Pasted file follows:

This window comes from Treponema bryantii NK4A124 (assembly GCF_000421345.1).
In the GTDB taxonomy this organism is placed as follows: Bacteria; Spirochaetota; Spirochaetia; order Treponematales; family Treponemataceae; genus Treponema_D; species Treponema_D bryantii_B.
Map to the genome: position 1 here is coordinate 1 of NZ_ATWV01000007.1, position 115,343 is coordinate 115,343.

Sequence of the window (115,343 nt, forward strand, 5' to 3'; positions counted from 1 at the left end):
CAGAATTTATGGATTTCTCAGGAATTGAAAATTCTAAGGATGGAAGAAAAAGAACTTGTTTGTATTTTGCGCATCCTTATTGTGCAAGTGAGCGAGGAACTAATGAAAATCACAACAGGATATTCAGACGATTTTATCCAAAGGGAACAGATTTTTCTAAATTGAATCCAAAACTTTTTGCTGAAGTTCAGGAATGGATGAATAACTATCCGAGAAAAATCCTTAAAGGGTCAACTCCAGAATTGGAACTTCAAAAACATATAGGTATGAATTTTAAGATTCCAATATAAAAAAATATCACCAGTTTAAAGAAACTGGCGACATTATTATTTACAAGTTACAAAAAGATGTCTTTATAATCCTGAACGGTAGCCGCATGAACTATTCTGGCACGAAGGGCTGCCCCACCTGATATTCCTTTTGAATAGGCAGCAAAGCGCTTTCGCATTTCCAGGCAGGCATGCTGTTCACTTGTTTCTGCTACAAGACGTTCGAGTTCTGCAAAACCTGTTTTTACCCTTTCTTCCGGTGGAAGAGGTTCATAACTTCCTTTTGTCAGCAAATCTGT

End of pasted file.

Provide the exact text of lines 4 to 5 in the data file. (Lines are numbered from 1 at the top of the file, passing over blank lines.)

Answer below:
Sequence of the window (115,343 nt, forward strand, 5' to 3'; positions counted from 1 at the left end):
CAGAATTTATGGATTTCTCAGGAATTGAAAATTCTAAGGATGGAAGAAAAAGAACTTGTTTGTATTTTGCGCATCCTTATTGTGCAAGTGAGCGAGGAACTAATGAAAATCACAACAGGATATTCAGACGATTTTATCCAAAGGGAACAGATTTTTCTAAATTGAATCCAAAACTTTTTGCTGAAGTTCAGGAATGGATGAATAACTATCCGAGAAAAATCCTTAAAGGGTCAACTCCAGAATTGGAACTTCAAAAACATATAGGTATGAATTTTAAGATTCCAATATAAAAAAATATCACCAGTTTAAAGAAACTGGCGACATTATTATTTACAAGTTACAAAAAGATGTCTTTATAATCCTGAACGGTAGCCGCATGAACTATTCTGGCACGAAGGGCTGCCCCACCTGATATTCCTTTTGAATAGGCAGCAAAGCGCTTTCGCATTTCCAGGCAGGCATGCTGTTCACTTGTTTCTGCTACAAGACGTTCGAGTTCTGCAAAACCTGTTTTTACCCTTTCTTCCGGTGGAAGAGGTTCATAACTTCCTTTTGTCAGCAAATCTGT